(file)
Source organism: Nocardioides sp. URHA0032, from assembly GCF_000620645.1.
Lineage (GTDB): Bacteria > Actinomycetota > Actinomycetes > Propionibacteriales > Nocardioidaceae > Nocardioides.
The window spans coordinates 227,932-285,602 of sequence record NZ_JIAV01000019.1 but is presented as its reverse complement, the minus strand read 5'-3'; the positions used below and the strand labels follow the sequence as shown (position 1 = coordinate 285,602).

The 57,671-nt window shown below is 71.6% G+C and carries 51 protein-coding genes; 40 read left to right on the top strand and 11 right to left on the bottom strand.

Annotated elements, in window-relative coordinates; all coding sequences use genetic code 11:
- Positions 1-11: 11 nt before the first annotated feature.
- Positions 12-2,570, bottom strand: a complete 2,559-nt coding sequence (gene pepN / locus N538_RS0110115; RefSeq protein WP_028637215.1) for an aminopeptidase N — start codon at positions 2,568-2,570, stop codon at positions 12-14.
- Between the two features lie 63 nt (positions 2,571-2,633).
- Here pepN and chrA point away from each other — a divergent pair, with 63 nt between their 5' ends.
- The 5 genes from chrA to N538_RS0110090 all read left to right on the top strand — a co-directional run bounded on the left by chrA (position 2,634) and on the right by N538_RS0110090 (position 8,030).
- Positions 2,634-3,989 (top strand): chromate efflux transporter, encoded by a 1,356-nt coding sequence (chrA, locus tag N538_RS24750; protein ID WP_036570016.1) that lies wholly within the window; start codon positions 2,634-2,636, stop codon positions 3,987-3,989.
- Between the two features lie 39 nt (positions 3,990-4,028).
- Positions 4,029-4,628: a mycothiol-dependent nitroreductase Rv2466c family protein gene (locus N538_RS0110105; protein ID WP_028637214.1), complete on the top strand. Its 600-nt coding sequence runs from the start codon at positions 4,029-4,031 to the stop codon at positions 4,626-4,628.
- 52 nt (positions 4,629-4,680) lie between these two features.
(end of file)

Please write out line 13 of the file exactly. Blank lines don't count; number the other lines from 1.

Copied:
- Positions 4,029-4,628: a mycothiol-dependent nitroreductase Rv2466c family protein gene (locus N538_RS0110105; protein ID WP_028637214.1), complete on the top strand. Its 600-nt coding sequence runs from the start codon at positions 4,029-4,031 to the stop codon at positions 4,626-4,628.